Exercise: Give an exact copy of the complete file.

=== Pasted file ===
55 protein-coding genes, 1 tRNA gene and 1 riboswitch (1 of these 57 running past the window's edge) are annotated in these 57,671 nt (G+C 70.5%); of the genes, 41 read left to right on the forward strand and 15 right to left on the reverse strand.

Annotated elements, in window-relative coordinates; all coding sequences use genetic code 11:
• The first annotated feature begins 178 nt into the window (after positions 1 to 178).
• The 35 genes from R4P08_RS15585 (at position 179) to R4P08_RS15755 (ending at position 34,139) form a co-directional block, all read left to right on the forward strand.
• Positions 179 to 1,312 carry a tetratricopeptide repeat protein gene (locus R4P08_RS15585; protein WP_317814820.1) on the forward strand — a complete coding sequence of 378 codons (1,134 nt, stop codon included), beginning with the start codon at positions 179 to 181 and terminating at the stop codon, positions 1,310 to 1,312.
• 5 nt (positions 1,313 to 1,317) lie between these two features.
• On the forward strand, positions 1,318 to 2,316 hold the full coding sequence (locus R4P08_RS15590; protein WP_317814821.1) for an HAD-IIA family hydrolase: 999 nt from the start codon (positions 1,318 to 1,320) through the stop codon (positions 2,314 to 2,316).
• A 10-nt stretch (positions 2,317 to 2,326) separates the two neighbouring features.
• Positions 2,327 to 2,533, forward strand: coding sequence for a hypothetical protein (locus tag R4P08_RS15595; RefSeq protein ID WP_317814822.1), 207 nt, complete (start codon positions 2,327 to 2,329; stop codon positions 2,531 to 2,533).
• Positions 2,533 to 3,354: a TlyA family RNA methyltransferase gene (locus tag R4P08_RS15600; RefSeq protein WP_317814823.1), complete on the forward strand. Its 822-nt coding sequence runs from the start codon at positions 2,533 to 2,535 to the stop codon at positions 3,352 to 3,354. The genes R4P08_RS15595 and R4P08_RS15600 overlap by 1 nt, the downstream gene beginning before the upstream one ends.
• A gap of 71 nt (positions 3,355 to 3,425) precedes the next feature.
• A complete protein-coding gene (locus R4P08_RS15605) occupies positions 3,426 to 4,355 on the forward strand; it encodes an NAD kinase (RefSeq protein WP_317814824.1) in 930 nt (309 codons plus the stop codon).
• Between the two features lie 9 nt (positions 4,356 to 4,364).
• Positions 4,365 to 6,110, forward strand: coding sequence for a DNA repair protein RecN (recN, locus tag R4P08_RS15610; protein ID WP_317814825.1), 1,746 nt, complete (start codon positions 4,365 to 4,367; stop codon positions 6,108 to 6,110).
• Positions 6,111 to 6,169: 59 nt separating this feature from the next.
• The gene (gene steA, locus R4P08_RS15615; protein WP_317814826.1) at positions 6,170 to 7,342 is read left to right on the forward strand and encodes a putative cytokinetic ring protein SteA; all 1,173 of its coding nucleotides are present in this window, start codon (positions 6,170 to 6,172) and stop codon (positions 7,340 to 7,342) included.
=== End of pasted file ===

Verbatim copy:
55 protein-coding genes, 1 tRNA gene and 1 riboswitch (1 of these 57 running past the window's edge) are annotated in these 57,671 nt (G+C 70.5%); of the genes, 41 read left to right on the forward strand and 15 right to left on the reverse strand.

Annotated elements, in window-relative coordinates; all coding sequences use genetic code 11:
• The first annotated feature begins 178 nt into the window (after positions 1 to 178).
• The 35 genes from R4P08_RS15585 (at position 179) to R4P08_RS15755 (ending at position 34,139) form a co-directional block, all read left to right on the forward strand.
• Positions 179 to 1,312 carry a tetratricopeptide repeat protein gene (locus R4P08_RS15585; protein WP_317814820.1) on the forward strand — a complete coding sequence of 378 codons (1,134 nt, stop codon included), beginning with the start codon at positions 179 to 181 and terminating at the stop codon, positions 1,310 to 1,312.
• 5 nt (positions 1,313 to 1,317) lie between these two features.
• On the forward strand, positions 1,318 to 2,316 hold the full coding sequence (locus R4P08_RS15590; protein WP_317814821.1) for an HAD-IIA family hydrolase: 999 nt from the start codon (positions 1,318 to 1,320) through the stop codon (positions 2,314 to 2,316).
• A 10-nt stretch (positions 2,317 to 2,326) separates the two neighbouring features.
• Positions 2,327 to 2,533, forward strand: coding sequence for a hypothetical protein (locus tag R4P08_RS15595; RefSeq protein ID WP_317814822.1), 207 nt, complete (start codon positions 2,327 to 2,329; stop codon positions 2,531 to 2,533).
• Positions 2,533 to 3,354: a TlyA family RNA methyltransferase gene (locus tag R4P08_RS15600; RefSeq protein WP_317814823.1), complete on the forward strand. Its 822-nt coding sequence runs from the start codon at positions 2,533 to 2,535 to the stop codon at positions 3,352 to 3,354. The genes R4P08_RS15595 and R4P08_RS15600 overlap by 1 nt, the downstream gene beginning before the upstream one ends.
• A gap of 71 nt (positions 3,355 to 3,425) precedes the next feature.
• A complete protein-coding gene (locus R4P08_RS15605) occupies positions 3,426 to 4,355 on the forward strand; it encodes an NAD kinase (RefSeq protein WP_317814824.1) in 930 nt (309 codons plus the stop codon).
• Between the two features lie 9 nt (positions 4,356 to 4,364).
• Positions 4,365 to 6,110, forward strand: coding sequence for a DNA repair protein RecN (recN, locus tag R4P08_RS15610; protein ID WP_317814825.1), 1,746 nt, complete (start codon positions 4,365 to 4,367; stop codon positions 6,108 to 6,110).
• Positions 6,111 to 6,169: 59 nt separating this feature from the next.
• The gene (gene steA, locus R4P08_RS15615; protein WP_317814826.1) at positions 6,170 to 7,342 is read left to right on the forward strand and encodes a putative cytokinetic ring protein SteA; all 1,173 of its coding nucleotides are present in this window, start codon (positions 6,170 to 6,172) and stop codon (positions 7,340 to 7,342) included.